Cheap and showy, but without any elegance.
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teeming (adjective), more teeming, most teeming
1. Referring to the abundance of something, like fish or people: Jack looked into the clear water and saw teeming masses of trout and decided that he wanted to go fishing tomorrow.
2. Concerning that which is crowded or bustling: The teeming multitudes of journalists were hustling and elbowing around for the best spot outside the city hall in order to get the best photos and interviews.
3. Etymology: from the Old English teman, "to give birth to" from "being fertile, pregnant, or producing babies."
A reference to being prolific or abounding in ideas, etc.
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tenebrous (adjective), more tenebrous, most tenebrous
1. Descriptive of something which is dark and gloomy: When Jane and her family visited the old castle, it seemed to be tenebrous because it was creepy with shadows that gave the impression that there were ghosts moving around in it!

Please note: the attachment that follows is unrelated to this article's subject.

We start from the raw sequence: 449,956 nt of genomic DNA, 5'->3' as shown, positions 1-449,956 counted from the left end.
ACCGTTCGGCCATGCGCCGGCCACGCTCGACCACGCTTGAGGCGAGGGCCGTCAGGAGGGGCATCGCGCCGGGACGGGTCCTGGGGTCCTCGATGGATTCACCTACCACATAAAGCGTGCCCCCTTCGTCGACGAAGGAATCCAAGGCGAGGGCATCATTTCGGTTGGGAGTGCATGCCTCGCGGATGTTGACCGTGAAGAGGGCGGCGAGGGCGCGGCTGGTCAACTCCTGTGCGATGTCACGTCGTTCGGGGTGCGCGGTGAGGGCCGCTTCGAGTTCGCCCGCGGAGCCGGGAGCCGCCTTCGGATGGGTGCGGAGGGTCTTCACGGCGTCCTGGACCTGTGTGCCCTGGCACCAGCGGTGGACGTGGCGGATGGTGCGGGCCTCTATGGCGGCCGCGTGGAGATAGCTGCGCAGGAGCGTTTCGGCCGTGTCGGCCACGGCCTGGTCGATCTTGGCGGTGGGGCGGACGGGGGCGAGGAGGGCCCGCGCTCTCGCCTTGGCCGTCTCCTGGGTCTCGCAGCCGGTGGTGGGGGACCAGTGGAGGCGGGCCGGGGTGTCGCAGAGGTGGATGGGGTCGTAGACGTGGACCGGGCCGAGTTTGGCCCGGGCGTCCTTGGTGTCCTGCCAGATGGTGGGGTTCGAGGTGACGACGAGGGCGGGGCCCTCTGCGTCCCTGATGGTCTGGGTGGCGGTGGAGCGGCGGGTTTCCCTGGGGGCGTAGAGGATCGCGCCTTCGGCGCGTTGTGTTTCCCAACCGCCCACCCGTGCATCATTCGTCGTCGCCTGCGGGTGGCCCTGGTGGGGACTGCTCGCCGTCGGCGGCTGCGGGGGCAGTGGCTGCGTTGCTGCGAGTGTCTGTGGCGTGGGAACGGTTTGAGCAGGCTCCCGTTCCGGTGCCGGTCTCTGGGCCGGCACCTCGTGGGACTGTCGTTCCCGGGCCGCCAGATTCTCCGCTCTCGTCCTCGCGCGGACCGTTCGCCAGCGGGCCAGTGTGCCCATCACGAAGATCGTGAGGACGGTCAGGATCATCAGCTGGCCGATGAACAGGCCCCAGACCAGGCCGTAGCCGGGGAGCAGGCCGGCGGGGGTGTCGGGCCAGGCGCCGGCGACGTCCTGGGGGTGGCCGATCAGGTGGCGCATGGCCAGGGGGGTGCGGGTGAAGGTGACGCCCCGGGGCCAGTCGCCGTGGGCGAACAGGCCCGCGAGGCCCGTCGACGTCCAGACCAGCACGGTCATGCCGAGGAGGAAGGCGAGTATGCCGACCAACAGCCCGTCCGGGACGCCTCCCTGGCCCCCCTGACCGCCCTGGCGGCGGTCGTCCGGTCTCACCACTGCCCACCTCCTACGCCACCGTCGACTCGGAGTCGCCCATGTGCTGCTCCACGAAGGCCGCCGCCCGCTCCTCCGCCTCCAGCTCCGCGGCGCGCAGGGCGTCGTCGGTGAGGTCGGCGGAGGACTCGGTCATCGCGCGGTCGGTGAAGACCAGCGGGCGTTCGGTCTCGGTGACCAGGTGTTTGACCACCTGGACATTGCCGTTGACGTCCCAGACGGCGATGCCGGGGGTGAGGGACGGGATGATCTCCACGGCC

2. Etymology: from Latin tenebrosus, "dark"; from tenebrae, "darkness, shadows."
A reference to being dark and gloomy.
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tenuous (TEN yoo uhs) (adjective), more tenuous, most tenuous
1. Referring to something which has little substance; is flimsy; has extreme thinness; is slender or slim: James could provide only a tenuous claim to ownership of the contents of his thesis.

The valley is covered with a tenuous mist.

Tenuous also describes something that is used in a more figurative sense meaning of slight importance; weak; flimsy; vague; unsubstantial; such as, presenting a tenuous argument, story, or claim.

2. Etymology: from Latin tenuis, "thin, drawn out, meager, slender"+ -ous an element that makes adjectives from nouns, meaning "having, full of, inclined to."
A reference to being unsubstantial or lacking value.
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tenuously (adverb), more tenuously, most tenuously
A reference to something that is uncertain, weak, or indefinite: The judge determined that Charles was tenuously connected to the robbery that took place in his neighborhood.

Links to all of the groups of English words in action, Groups A to Z.

You may see the bibliographic list of sources of information for these words in action.